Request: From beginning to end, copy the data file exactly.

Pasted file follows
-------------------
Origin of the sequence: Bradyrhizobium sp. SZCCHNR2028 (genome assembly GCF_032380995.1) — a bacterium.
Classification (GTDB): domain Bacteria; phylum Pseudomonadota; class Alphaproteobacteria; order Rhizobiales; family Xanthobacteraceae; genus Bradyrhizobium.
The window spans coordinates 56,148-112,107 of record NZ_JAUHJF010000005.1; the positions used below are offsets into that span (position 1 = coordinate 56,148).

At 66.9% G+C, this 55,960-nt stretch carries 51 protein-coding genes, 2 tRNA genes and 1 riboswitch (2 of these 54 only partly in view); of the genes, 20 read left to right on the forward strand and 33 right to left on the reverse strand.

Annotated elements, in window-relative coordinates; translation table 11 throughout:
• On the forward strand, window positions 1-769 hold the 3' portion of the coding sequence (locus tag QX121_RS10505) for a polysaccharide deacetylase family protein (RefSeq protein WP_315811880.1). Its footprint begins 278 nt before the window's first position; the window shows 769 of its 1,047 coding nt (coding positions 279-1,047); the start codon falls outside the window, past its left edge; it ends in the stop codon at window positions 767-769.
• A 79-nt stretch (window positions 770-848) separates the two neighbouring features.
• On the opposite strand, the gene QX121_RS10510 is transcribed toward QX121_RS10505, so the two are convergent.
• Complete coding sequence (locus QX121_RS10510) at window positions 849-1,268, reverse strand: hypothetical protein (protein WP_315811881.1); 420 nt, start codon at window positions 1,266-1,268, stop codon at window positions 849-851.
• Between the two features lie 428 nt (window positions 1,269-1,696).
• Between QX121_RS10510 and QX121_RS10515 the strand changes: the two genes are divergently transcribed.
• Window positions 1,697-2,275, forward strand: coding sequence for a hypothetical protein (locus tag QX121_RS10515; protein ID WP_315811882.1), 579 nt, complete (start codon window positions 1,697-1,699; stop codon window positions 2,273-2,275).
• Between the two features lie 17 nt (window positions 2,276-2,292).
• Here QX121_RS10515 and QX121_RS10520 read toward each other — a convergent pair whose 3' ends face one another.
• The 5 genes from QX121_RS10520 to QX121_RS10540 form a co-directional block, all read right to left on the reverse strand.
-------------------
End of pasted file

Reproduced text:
Origin of the sequence: Bradyrhizobium sp. SZCCHNR2028 (genome assembly GCF_032380995.1) — a bacterium.
Classification (GTDB): domain Bacteria; phylum Pseudomonadota; class Alphaproteobacteria; order Rhizobiales; family Xanthobacteraceae; genus Bradyrhizobium.
The window spans coordinates 56,148-112,107 of record NZ_JAUHJF010000005.1; the positions used below are offsets into that span (position 1 = coordinate 56,148).

At 66.9% G+C, this 55,960-nt stretch carries 51 protein-coding genes, 2 tRNA genes and 1 riboswitch (2 of these 54 only partly in view); of the genes, 20 read left to right on the forward strand and 33 right to left on the reverse strand.

Annotated elements, in window-relative coordinates; translation table 11 throughout:
• On the forward strand, window positions 1-769 hold the 3' portion of the coding sequence (locus tag QX121_RS10505) for a polysaccharide deacetylase family protein (RefSeq protein WP_315811880.1). Its footprint begins 278 nt before the window's first position; the window shows 769 of its 1,047 coding nt (coding positions 279-1,047); the start codon falls outside the window, past its left edge; it ends in the stop codon at window positions 767-769.
• A 79-nt stretch (window positions 770-848) separates the two neighbouring features.
• On the opposite strand, the gene QX121_RS10510 is transcribed toward QX121_RS10505, so the two are convergent.
• Complete coding sequence (locus QX121_RS10510) at window positions 849-1,268, reverse strand: hypothetical protein (protein WP_315811881.1); 420 nt, start codon at window positions 1,266-1,268, stop codon at window positions 849-851.
• Between the two features lie 428 nt (window positions 1,269-1,696).
• Between QX121_RS10510 and QX121_RS10515 the strand changes: the two genes are divergently transcribed.
• Window positions 1,697-2,275, forward strand: coding sequence for a hypothetical protein (locus tag QX121_RS10515; protein ID WP_315811882.1), 579 nt, complete (start codon window positions 1,697-1,699; stop codon window positions 2,273-2,275).
• Between the two features lie 17 nt (window positions 2,276-2,292).
• Here QX121_RS10515 and QX121_RS10520 read toward each other — a convergent pair whose 3' ends face one another.
• The 5 genes from QX121_RS10520 to QX121_RS10540 form a co-directional block, all read right to left on the reverse strand.